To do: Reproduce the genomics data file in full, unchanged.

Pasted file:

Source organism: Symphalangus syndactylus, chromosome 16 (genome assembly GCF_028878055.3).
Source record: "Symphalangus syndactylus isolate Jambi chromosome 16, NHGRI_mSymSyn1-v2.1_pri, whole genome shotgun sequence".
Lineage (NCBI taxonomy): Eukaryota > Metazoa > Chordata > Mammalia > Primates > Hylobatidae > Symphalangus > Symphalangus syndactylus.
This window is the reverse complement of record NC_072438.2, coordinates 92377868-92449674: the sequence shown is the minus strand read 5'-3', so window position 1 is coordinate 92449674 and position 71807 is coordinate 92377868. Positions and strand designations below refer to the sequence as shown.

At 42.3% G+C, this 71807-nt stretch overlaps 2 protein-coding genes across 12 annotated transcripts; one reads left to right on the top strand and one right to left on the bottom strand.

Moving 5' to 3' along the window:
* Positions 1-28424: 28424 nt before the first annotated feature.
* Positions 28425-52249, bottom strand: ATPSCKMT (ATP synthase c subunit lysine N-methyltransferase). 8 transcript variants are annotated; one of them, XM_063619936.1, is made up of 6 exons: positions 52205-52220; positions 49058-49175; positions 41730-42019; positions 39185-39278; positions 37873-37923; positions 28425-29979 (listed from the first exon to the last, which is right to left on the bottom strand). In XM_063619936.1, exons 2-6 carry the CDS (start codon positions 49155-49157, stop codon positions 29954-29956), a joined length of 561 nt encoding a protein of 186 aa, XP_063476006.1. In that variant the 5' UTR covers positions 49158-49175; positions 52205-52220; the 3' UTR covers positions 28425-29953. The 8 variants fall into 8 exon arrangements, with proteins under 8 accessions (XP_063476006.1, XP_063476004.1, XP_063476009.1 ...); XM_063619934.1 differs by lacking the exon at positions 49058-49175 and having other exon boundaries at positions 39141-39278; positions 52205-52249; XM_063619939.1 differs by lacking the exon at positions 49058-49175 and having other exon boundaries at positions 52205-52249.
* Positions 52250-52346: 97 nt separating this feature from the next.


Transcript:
Source organism: Symphalangus syndactylus, chromosome 16 (genome assembly GCF_028878055.3).
Source record: "Symphalangus syndactylus isolate Jambi chromosome 16, NHGRI_mSymSyn1-v2.1_pri, whole genome shotgun sequence".
Lineage (NCBI taxonomy): Eukaryota > Metazoa > Chordata > Mammalia > Primates > Hylobatidae > Symphalangus > Symphalangus syndactylus.
This window is the reverse complement of record NC_072438.2, coordinates 92377868-92449674: the sequence shown is the minus strand read 5'-3', so window position 1 is coordinate 92449674 and position 71807 is coordinate 92377868. Positions and strand designations below refer to the sequence as shown.

At 42.3% G+C, this 71807-nt stretch overlaps 2 protein-coding genes across 12 annotated transcripts; one reads left to right on the top strand and one right to left on the bottom strand.

Moving 5' to 3' along the window:
* Positions 1-28424: 28424 nt before the first annotated feature.
* Positions 28425-52249, bottom strand: ATPSCKMT (ATP synthase c subunit lysine N-methyltransferase). 8 transcript variants are annotated; one of them, XM_063619936.1, is made up of 6 exons: positions 52205-52220; positions 49058-49175; positions 41730-42019; positions 39185-39278; positions 37873-37923; positions 28425-29979 (listed from the first exon to the last, which is right to left on the bottom strand). In XM_063619936.1, exons 2-6 carry the CDS (start codon positions 49155-49157, stop codon positions 29954-29956), a joined length of 561 nt encoding a protein of 186 aa, XP_063476006.1. In that variant the 5' UTR covers positions 49158-49175; positions 52205-52220; the 3' UTR covers positions 28425-29953. The 8 variants fall into 8 exon arrangements, with proteins under 8 accessions (XP_063476006.1, XP_063476004.1, XP_063476009.1 ...); XM_063619934.1 differs by lacking the exon at positions 49058-49175 and having other exon boundaries at positions 39141-39278; positions 52205-52249; XM_063619939.1 differs by lacking the exon at positions 49058-49175 and having other exon boundaries at positions 52205-52249.
* Positions 52250-52346: 97 nt separating this feature from the next.